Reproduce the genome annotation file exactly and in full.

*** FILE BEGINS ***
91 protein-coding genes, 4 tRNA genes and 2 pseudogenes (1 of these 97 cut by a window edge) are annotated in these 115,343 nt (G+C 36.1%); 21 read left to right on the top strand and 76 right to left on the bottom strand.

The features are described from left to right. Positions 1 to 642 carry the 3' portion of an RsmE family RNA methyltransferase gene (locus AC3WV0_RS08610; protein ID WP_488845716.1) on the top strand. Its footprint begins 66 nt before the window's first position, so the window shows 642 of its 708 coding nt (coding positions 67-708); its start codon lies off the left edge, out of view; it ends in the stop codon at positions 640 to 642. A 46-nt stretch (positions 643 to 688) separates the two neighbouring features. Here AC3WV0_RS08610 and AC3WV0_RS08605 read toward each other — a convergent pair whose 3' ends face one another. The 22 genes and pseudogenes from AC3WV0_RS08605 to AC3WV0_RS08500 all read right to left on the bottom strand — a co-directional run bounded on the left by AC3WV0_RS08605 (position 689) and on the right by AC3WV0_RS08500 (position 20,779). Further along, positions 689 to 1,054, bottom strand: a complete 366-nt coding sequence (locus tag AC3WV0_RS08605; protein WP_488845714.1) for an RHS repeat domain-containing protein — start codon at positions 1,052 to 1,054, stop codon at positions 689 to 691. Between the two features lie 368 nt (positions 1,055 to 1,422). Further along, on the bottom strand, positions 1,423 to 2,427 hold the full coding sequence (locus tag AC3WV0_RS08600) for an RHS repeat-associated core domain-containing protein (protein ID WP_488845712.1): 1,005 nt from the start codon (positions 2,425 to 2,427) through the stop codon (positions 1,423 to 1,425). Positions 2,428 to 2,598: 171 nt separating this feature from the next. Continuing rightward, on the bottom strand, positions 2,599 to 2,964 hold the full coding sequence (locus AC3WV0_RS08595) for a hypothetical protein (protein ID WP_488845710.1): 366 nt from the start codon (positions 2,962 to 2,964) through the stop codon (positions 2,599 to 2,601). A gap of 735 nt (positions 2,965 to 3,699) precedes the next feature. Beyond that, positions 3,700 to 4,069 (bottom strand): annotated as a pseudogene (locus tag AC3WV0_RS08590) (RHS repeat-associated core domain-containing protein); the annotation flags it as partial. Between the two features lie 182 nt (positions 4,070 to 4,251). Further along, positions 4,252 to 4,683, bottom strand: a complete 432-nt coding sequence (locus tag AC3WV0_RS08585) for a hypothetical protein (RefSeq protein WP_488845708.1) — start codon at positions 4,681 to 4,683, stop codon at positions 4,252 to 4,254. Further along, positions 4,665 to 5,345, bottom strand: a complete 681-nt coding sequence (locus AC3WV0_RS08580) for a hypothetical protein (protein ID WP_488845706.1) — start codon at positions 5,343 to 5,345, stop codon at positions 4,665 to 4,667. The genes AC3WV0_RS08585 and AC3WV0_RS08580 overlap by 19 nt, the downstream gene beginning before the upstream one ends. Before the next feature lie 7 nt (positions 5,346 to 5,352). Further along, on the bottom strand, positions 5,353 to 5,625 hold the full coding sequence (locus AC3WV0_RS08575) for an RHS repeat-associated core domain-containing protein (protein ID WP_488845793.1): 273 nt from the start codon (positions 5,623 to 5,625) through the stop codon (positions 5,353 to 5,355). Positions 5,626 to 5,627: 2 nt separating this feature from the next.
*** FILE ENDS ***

91 protein-coding genes, 4 tRNA genes and 2 pseudogenes (1 of these 97 cut by a window edge) are annotated in these 115,343 nt (G+C 36.1%); 21 read left to right on the top strand and 76 right to left on the bottom strand.

The features are described from left to right. Positions 1 to 642 carry the 3' portion of an RsmE family RNA methyltransferase gene (locus AC3WV0_RS08610; protein ID WP_488845716.1) on the top strand. Its footprint begins 66 nt before the window's first position, so the window shows 642 of its 708 coding nt (coding positions 67-708); its start codon lies off the left edge, out of view; it ends in the stop codon at positions 640 to 642. A 46-nt stretch (positions 643 to 688) separates the two neighbouring features. Here AC3WV0_RS08610 and AC3WV0_RS08605 read toward each other — a convergent pair whose 3' ends face one another. The 22 genes and pseudogenes from AC3WV0_RS08605 to AC3WV0_RS08500 all read right to left on the bottom strand — a co-directional run bounded on the left by AC3WV0_RS08605 (position 689) and on the right by AC3WV0_RS08500 (position 20,779). Further along, positions 689 to 1,054, bottom strand: a complete 366-nt coding sequence (locus tag AC3WV0_RS08605; protein WP_488845714.1) for an RHS repeat domain-containing protein — start codon at positions 1,052 to 1,054, stop codon at positions 689 to 691. Between the two features lie 368 nt (positions 1,055 to 1,422). Further along, on the bottom strand, positions 1,423 to 2,427 hold the full coding sequence (locus tag AC3WV0_RS08600) for an RHS repeat-associated core domain-containing protein (protein ID WP_488845712.1): 1,005 nt from the start codon (positions 2,425 to 2,427) through the stop codon (positions 1,423 to 1,425). Positions 2,428 to 2,598: 171 nt separating this feature from the next. Continuing rightward, on the bottom strand, positions 2,599 to 2,964 hold the full coding sequence (locus AC3WV0_RS08595) for a hypothetical protein (protein ID WP_488845710.1): 366 nt from the start codon (positions 2,962 to 2,964) through the stop codon (positions 2,599 to 2,601). A gap of 735 nt (positions 2,965 to 3,699) precedes the next feature. Beyond that, positions 3,700 to 4,069 (bottom strand): annotated as a pseudogene (locus tag AC3WV0_RS08590) (RHS repeat-associated core domain-containing protein); the annotation flags it as partial. Between the two features lie 182 nt (positions 4,070 to 4,251). Further along, positions 4,252 to 4,683, bottom strand: a complete 432-nt coding sequence (locus tag AC3WV0_RS08585) for a hypothetical protein (RefSeq protein WP_488845708.1) — start codon at positions 4,681 to 4,683, stop codon at positions 4,252 to 4,254. Further along, positions 4,665 to 5,345, bottom strand: a complete 681-nt coding sequence (locus AC3WV0_RS08580) for a hypothetical protein (protein ID WP_488845706.1) — start codon at positions 5,343 to 5,345, stop codon at positions 4,665 to 4,667. The genes AC3WV0_RS08585 and AC3WV0_RS08580 overlap by 19 nt, the downstream gene beginning before the upstream one ends. Before the next feature lie 7 nt (positions 5,346 to 5,352). Further along, on the bottom strand, positions 5,353 to 5,625 hold the full coding sequence (locus AC3WV0_RS08575) for an RHS repeat-associated core domain-containing protein (protein ID WP_488845793.1): 273 nt from the start codon (positions 5,623 to 5,625) through the stop codon (positions 5,353 to 5,355). Positions 5,626 to 5,627: 2 nt separating this feature from the next.